With a general election looming, Britain's market research wizards are on tenterhooks. The latest issue of the UK's Market Research Society magazine is titled 1997: Year of Decision for MR, and the lead article starts by asking whether 1997 will be a year of 'further embarrassment'. The second article is titled: 'Laying the ghost of the nightmare of '92', a reference to the way UK opinion polls were all at sea with their predictions of the 1992 UK election result.
Having celebrated their society's 50th birthday last year with much braggadocio, researchers now have a hangover. This being election year, the opinion polls are on trial again, and if researchers get things wrong - which hardly seems possible, but then it did not seem possible last time - their credibility will be in smithereens.
Inevitably, the entire market research business will be seen as guilty by association and market research is now pretty big business. With £7bn in turnover and steady, compound growth of 8-10% a year, the UK research business has done extremely well of late. Moreover, the Association of Market Survey Organisations (Amso) forecasts growth of 15-20% this year.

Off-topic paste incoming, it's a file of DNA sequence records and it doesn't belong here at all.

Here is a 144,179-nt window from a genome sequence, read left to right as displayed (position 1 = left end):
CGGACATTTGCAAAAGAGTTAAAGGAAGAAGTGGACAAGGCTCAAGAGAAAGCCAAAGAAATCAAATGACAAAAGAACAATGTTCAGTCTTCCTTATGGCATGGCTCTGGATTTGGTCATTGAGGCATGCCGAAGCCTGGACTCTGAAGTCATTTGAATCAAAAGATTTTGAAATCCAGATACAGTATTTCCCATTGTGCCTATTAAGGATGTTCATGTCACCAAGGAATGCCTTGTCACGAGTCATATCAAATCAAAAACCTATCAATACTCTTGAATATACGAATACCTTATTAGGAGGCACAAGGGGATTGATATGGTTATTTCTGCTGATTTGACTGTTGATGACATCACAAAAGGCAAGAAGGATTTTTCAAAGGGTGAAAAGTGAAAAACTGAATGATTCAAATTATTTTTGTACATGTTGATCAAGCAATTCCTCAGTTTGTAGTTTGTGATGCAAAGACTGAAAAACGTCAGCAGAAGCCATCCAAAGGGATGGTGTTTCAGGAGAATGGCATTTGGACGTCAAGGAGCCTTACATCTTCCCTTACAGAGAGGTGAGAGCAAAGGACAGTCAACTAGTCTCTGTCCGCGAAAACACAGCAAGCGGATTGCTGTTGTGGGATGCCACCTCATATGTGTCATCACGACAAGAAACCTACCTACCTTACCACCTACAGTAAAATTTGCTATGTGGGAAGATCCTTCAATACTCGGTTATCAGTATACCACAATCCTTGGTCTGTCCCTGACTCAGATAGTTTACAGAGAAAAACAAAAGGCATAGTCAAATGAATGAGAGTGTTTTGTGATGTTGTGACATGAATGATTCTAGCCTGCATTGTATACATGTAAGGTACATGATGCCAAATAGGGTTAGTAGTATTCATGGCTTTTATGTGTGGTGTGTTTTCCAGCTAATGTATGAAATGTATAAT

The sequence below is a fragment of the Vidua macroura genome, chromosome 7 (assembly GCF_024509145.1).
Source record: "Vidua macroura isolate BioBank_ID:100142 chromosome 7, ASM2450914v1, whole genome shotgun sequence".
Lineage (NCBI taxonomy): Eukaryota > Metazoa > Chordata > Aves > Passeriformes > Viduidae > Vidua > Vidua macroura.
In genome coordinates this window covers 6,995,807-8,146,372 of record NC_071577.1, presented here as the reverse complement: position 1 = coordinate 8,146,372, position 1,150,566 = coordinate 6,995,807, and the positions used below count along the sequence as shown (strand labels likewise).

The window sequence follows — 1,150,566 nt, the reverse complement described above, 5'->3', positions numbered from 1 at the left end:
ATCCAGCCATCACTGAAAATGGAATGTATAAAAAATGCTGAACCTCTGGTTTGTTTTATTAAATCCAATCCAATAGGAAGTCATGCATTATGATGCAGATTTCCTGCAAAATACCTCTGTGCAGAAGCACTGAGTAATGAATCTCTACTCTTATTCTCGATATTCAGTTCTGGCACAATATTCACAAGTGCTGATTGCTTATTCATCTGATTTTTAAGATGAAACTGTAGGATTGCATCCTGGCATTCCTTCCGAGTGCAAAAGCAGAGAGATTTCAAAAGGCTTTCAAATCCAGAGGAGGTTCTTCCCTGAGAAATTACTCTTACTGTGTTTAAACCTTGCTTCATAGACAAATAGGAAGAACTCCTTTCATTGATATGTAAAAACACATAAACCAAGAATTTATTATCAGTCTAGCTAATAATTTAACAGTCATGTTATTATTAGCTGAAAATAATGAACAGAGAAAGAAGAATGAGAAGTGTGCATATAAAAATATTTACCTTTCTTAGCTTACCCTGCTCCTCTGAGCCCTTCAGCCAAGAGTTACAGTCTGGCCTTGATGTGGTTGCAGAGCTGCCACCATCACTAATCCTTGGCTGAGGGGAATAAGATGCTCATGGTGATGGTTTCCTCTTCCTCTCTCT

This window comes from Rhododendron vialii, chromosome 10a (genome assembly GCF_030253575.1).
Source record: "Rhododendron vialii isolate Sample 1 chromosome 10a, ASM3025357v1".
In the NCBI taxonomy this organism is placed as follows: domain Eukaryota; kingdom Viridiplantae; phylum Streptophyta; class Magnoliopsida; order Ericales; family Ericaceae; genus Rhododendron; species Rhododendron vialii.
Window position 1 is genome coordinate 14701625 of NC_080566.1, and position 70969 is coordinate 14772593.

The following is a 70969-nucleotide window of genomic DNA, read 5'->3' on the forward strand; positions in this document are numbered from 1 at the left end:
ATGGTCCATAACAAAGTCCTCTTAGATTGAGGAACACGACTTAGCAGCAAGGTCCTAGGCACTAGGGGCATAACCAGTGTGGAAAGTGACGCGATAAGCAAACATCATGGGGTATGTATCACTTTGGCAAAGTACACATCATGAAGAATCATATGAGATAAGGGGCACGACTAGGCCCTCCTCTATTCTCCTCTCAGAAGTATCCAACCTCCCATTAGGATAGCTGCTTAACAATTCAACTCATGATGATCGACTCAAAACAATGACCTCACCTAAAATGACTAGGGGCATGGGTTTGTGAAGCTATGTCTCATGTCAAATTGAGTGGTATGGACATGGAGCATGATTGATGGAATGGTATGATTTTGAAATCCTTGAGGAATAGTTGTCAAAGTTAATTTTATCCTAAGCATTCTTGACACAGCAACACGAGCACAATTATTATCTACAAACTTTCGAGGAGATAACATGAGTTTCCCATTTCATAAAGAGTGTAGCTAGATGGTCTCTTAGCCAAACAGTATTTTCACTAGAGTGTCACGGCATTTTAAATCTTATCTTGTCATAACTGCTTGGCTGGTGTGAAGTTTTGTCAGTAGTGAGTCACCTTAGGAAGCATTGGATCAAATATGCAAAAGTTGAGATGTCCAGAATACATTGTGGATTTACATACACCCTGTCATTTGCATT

Research is a nice little export earner, too. As with other marketing activities, Britain is a world leader. According to Amso, about 20% of UK market research turnover comes from international surveys and international work is growing faster than domestic.
Today there are few manufacturing companies, media houses, government departments, public bodies, academic institutions or even retailers in Britain that do not integrate research into their decision-making processes. For many years, retailers were market research Cinderellas. They believed they could learn from their store traffic everything they wanted to know. As a result, they felt they did not need to ask any questions. But retailers now account for some 5% of total research expenditure and their share is growing steadily.
However, not everything is rosy. Although other market researchers strive to distance themselves from the political pollsters, they know they share their problems, and many of those problems are fundamental. On one hand, some members of the public manifestly enjoy taking part in research surveys and focus groups. The paid interviewers know who they are and return to them repeatedly. This leads to bogus results.
On the other hand, more people are becoming refuseniks. In Britain the industry now conducts well over 15 million interviews per year and 100 million questionnaires are mailed out by database companies. Although there are no published figures, most experienced researchers will confirm that refusal rates are rising steadily.
Even in flagship studies like the National Readership Survey, response rates are now just over 60% after eight or more calls on respondents. (When the survey started in 1954 they reached 85% after six calls.) So 40% of the NRS universe is nowadays uncanvassed. Political polls suffer similarly high non-response rates, which was one of the reasons for the 1992 debacle.